Navigating the complexities of Social Security benefits can be a daunting task. The Social Security Administration (SSA) uses a specific and stringent definition of disability that determines eligibility for Social Security Disability Insurance (SSDI).
Understanding the SSA’s criteria is crucial for anyone considering applying for disability benefits. The definition underscores the severity of the impairment required and its impact on an individual’s ability to engage in substantial gainful activity (SGA).
Substantial gainful activity and its implications
One of the foundational aspects of the definition of disability is the concept of substantial gainful activity. Essentially, if an individual can engage in SGA, which the SSA quantifies through specific earning thresholds, they are generally not considered disabled.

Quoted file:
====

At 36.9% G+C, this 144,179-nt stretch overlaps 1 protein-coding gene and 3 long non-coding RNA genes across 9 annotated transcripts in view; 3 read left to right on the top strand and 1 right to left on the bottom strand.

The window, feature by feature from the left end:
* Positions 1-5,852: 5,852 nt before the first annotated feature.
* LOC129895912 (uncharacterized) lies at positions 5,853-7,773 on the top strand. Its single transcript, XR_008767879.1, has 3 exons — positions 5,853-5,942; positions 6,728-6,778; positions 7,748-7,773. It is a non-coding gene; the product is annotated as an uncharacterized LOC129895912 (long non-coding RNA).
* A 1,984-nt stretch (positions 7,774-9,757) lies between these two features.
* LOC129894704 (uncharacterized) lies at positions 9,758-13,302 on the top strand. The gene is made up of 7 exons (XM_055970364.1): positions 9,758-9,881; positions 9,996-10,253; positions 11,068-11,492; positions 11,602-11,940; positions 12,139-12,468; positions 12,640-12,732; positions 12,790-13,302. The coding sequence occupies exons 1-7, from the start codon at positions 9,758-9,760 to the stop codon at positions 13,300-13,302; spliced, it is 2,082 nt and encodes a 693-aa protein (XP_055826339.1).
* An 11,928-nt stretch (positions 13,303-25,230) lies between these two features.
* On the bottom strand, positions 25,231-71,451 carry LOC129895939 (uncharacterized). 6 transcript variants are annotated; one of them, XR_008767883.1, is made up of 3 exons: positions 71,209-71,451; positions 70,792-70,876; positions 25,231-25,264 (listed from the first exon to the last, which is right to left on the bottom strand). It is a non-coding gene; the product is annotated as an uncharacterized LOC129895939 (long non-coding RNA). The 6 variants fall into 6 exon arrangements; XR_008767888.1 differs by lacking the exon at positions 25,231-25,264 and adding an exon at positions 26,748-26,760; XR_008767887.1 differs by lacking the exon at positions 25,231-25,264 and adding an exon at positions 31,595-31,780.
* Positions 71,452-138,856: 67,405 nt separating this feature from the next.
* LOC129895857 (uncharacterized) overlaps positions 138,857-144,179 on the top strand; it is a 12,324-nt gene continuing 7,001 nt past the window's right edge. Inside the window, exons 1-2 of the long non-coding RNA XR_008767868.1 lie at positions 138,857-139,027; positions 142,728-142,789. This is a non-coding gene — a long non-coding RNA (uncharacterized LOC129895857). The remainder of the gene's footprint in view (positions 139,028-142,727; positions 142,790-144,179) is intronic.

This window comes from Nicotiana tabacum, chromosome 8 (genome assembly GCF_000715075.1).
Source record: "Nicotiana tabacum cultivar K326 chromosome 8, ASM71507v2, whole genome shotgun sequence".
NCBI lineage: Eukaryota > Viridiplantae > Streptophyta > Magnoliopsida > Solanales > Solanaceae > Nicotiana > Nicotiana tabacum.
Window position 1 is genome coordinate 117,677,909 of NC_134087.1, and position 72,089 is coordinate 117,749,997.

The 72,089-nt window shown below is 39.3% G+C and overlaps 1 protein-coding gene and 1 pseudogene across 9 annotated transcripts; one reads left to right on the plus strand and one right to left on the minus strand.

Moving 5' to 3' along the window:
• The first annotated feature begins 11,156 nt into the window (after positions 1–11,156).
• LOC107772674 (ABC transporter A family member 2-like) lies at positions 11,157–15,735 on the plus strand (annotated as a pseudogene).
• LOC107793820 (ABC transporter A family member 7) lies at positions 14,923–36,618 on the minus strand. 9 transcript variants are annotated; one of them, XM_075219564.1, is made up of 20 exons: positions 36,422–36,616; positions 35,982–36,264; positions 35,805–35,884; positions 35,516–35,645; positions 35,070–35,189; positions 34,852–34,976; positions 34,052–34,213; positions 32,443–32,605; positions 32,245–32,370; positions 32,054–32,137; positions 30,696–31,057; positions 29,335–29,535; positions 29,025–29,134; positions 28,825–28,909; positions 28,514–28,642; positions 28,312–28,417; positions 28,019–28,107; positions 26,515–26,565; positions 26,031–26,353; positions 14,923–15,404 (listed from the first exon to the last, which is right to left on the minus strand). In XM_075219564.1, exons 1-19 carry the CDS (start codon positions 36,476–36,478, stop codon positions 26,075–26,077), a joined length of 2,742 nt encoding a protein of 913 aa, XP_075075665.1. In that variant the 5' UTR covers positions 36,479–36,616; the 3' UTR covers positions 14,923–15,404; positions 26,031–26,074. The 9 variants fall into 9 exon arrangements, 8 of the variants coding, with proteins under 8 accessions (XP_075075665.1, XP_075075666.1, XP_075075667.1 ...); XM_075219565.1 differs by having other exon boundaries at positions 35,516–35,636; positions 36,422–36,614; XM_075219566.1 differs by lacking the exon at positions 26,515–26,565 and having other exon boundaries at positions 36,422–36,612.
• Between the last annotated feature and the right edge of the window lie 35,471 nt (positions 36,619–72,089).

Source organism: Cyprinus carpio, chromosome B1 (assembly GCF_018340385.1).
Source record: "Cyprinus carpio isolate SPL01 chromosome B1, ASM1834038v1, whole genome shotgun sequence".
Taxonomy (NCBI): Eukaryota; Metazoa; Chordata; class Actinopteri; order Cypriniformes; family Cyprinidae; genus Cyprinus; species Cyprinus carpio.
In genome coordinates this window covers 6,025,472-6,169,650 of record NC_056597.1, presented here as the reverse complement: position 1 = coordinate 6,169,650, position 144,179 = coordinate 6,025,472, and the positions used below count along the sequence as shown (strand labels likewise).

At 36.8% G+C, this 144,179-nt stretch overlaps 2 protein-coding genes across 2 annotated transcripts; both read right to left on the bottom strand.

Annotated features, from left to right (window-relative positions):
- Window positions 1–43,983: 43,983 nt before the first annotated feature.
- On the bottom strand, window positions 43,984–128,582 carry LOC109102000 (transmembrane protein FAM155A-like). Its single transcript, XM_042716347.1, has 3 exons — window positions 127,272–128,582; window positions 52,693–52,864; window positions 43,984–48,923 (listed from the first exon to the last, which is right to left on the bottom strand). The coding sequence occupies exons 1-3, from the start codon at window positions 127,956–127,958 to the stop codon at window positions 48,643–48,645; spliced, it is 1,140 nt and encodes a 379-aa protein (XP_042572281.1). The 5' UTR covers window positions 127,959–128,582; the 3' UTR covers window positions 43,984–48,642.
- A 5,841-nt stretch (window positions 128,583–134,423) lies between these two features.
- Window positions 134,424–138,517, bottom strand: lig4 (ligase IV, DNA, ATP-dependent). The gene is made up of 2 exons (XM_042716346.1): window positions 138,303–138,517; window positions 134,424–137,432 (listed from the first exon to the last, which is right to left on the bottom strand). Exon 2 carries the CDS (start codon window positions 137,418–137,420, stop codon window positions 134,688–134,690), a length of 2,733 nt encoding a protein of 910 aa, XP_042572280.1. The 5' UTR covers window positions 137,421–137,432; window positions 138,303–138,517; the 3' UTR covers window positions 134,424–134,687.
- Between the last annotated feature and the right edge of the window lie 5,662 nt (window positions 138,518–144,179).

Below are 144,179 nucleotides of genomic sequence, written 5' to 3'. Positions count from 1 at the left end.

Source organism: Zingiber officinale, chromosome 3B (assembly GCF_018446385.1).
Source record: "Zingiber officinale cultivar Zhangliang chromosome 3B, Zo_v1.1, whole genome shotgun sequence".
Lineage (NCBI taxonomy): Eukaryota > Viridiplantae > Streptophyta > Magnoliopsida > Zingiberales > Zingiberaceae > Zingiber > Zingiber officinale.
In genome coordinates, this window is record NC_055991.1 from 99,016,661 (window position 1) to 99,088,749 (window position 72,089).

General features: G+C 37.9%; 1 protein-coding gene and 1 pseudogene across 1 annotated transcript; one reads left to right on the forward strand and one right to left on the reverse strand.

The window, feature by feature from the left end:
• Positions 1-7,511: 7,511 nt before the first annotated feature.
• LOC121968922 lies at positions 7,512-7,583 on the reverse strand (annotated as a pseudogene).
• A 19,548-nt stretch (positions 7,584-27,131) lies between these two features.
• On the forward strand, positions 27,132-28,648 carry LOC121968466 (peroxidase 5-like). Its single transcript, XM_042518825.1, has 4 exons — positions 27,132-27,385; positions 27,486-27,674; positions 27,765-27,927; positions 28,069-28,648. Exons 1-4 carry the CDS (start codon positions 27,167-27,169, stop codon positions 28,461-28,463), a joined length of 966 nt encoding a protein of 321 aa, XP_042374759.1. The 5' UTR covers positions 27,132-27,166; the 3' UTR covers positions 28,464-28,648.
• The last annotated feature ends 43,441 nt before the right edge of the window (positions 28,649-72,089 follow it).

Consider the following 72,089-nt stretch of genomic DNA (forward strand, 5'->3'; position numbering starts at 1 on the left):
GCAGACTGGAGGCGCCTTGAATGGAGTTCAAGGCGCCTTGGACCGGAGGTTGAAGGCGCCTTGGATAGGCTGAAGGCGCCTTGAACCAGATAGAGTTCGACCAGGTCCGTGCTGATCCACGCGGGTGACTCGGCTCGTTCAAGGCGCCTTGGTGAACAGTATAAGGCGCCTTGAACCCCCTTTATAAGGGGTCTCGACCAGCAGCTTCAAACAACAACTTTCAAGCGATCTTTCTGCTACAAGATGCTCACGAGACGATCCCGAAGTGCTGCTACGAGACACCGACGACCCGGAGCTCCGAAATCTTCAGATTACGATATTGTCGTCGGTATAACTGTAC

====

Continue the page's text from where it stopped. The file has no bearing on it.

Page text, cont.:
The role of medical evidence
To qualify as disabled under the SSA’s definition, applicants must provide comprehensive medical evidence of their impairment. This evidence must come from recognized medical sources and detail the nature of the impairment, its severity, and its long-term impact on the individual’s ability to perform essential work functions.
Evaluating the severity of impairments
The evaluation process for determining disability is methodical and thorough. The SSA examines whether the impairment is severe enough to significantly restrict the individual’s ability to perform basic work activities. This involves a detailed assessment of the impairment’s nature and how it affects the individual’s functional capabilities.
Filing for disability is often a big step toward becoming financially stable after a condition or injury leads to disability. Because this is such a complex undertaking, having someone to help with it is often a good idea. This can become even more important if a person receives a denial they need to appeal.